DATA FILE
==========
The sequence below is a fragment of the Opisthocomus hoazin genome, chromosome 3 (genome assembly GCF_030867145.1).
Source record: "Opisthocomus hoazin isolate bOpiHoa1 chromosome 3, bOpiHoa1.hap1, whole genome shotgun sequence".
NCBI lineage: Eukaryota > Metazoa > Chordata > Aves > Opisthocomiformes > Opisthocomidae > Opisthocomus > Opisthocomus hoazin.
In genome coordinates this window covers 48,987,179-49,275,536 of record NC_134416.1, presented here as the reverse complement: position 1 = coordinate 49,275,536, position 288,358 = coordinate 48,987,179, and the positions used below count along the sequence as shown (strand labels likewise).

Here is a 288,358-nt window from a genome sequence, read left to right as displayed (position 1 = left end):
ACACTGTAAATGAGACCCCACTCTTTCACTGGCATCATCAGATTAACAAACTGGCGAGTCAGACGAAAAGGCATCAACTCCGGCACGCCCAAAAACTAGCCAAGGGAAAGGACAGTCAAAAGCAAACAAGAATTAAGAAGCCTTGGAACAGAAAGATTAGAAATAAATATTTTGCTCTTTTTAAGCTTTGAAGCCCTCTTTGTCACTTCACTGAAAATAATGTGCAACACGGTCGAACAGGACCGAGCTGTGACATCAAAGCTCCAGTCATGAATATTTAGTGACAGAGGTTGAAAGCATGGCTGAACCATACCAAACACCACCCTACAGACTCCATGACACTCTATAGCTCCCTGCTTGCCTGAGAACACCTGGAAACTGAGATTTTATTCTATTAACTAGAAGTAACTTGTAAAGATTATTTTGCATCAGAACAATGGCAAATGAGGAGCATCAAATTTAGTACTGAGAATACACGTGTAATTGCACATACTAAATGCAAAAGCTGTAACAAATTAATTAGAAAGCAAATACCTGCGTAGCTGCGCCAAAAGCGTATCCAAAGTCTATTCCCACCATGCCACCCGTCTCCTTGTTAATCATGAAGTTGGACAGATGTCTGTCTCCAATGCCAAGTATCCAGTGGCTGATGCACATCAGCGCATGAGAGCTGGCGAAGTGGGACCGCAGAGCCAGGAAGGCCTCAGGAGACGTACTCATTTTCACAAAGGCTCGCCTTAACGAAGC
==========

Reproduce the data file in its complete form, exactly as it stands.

The sequence below is a fragment of the Opisthocomus hoazin genome, chromosome 3 (genome assembly GCF_030867145.1).
Source record: "Opisthocomus hoazin isolate bOpiHoa1 chromosome 3, bOpiHoa1.hap1, whole genome shotgun sequence".
NCBI lineage: Eukaryota > Metazoa > Chordata > Aves > Opisthocomiformes > Opisthocomidae > Opisthocomus > Opisthocomus hoazin.
In genome coordinates this window covers 48,987,179-49,275,536 of record NC_134416.1, presented here as the reverse complement: position 1 = coordinate 49,275,536, position 288,358 = coordinate 48,987,179, and the positions used below count along the sequence as shown (strand labels likewise).

Here is a 288,358-nt window from a genome sequence, read left to right as displayed (position 1 = left end):
ACACTGTAAATGAGACCCCACTCTTTCACTGGCATCATCAGATTAACAAACTGGCGAGTCAGACGAAAAGGCATCAACTCCGGCACGCCCAAAAACTAGCCAAGGGAAAGGACAGTCAAAAGCAAACAAGAATTAAGAAGCCTTGGAACAGAAAGATTAGAAATAAATATTTTGCTCTTTTTAAGCTTTGAAGCCCTCTTTGTCACTTCACTGAAAATAATGTGCAACACGGTCGAACAGGACCGAGCTGTGACATCAAAGCTCCAGTCATGAATATTTAGTGACAGAGGTTGAAAGCATGGCTGAACCATACCAAACACCACCCTACAGACTCCATGACACTCTATAGCTCCCTGCTTGCCTGAGAACACCTGGAAACTGAGATTTTATTCTATTAACTAGAAGTAACTTGTAAAGATTATTTTGCATCAGAACAATGGCAAATGAGGAGCATCAAATTTAGTACTGAGAATACACGTGTAATTGCACATACTAAATGCAAAAGCTGTAACAAATTAATTAGAAAGCAAATACCTGCGTAGCTGCGCCAAAAGCGTATCCAAAGTCTATTCCCACCATGCCACCCGTCTCCTTGTTAATCATGAAGTTGGACAGATGTCTGTCTCCAATGCCAAGTATCCAGTGGCTGATGCACATCAGCGCATGAGAGCTGGCGAAGTGGGACCGCAGAGCCAGGAAGGCCTCAGGAGACGTACTCATTTTCACAAAGGCTCGCCTTAACGAAGC